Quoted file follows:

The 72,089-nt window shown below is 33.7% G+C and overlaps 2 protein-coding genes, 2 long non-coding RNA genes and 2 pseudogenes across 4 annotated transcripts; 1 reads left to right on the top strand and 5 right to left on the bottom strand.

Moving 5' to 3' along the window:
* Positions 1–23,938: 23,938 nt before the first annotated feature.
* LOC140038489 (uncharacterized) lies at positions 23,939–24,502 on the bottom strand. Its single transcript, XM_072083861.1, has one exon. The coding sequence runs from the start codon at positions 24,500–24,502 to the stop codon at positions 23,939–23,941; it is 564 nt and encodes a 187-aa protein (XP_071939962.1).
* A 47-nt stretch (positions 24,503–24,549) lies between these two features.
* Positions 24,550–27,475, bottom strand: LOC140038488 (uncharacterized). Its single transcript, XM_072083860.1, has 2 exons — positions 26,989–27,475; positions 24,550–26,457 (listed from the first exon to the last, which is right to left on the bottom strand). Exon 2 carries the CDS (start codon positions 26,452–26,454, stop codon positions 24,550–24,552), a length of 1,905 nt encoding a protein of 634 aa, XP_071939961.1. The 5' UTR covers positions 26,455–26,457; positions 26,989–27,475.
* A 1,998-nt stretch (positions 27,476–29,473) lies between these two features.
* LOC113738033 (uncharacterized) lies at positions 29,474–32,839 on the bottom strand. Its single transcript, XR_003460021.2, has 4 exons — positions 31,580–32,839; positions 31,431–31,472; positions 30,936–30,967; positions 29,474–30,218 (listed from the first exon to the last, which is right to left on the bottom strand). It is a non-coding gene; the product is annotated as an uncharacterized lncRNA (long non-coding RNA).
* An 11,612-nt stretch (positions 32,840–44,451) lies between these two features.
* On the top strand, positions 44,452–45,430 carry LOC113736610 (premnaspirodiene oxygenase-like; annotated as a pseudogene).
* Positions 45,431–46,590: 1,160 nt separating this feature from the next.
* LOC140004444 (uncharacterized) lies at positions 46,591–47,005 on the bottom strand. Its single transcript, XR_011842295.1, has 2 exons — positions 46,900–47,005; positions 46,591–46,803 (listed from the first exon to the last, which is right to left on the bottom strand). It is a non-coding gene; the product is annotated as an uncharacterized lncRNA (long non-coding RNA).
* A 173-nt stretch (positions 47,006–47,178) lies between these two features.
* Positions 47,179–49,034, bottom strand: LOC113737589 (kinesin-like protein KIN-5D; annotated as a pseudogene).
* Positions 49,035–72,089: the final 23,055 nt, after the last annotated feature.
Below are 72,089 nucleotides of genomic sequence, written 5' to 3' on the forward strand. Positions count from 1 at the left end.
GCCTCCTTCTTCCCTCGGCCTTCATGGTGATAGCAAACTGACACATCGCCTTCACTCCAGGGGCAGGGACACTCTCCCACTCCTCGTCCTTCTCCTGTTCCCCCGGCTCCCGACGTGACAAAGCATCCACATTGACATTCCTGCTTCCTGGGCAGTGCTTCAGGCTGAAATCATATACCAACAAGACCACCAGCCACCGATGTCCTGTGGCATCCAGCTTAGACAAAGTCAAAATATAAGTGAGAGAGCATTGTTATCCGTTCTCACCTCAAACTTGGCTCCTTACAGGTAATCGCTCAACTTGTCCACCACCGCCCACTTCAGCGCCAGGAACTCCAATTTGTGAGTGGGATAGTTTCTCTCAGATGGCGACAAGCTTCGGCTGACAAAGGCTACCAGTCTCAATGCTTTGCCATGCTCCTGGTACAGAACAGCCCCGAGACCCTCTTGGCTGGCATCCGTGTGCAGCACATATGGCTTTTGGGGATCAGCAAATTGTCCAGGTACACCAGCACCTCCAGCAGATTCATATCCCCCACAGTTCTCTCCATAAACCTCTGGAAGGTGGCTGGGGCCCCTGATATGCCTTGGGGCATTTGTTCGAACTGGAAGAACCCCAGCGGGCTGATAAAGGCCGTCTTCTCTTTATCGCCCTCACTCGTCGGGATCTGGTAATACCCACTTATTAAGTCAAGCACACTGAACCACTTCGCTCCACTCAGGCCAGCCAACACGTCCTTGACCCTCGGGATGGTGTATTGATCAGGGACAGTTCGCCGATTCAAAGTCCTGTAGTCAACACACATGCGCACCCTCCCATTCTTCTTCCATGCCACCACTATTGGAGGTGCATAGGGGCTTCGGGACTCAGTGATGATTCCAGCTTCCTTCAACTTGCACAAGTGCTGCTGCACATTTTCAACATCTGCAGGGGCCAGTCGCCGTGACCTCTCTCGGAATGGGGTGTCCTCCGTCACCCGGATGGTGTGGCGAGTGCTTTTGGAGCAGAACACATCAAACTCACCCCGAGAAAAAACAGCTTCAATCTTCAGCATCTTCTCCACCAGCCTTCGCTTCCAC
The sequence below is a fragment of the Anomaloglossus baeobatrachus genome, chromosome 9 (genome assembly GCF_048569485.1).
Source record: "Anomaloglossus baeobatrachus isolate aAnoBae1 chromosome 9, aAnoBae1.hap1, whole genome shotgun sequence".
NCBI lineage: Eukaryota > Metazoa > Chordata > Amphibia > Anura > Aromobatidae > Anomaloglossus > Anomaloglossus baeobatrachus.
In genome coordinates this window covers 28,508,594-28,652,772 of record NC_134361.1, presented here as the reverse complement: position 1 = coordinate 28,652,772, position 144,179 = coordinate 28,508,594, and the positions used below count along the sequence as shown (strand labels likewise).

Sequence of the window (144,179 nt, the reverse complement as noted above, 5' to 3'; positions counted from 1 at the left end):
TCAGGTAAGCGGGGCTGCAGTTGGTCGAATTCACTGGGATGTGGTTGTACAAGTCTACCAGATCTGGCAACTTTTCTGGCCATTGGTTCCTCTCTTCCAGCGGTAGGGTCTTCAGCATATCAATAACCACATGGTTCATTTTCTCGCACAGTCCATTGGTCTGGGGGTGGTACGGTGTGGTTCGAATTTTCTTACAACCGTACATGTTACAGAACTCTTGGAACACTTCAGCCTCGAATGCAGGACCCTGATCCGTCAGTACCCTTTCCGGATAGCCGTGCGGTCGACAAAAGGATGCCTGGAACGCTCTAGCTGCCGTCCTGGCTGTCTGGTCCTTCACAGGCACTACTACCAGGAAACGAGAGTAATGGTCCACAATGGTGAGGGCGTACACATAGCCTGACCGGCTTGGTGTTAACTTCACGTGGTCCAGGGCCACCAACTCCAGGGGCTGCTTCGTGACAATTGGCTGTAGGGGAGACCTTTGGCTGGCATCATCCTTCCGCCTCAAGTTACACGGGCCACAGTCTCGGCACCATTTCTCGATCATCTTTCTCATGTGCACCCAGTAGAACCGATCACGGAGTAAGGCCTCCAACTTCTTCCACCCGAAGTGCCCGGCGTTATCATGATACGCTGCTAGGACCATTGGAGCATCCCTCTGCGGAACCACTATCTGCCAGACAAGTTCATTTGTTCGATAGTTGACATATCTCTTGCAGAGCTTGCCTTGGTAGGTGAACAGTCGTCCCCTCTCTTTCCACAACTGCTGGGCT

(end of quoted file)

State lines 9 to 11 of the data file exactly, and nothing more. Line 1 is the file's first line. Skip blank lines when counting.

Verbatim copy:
* An 11,612-nt stretch (positions 32,840–44,451) lies between these two features.
* On the top strand, positions 44,452–45,430 carry LOC113736610 (premnaspirodiene oxygenase-like; annotated as a pseudogene).
* Positions 45,431–46,590: 1,160 nt separating this feature from the next.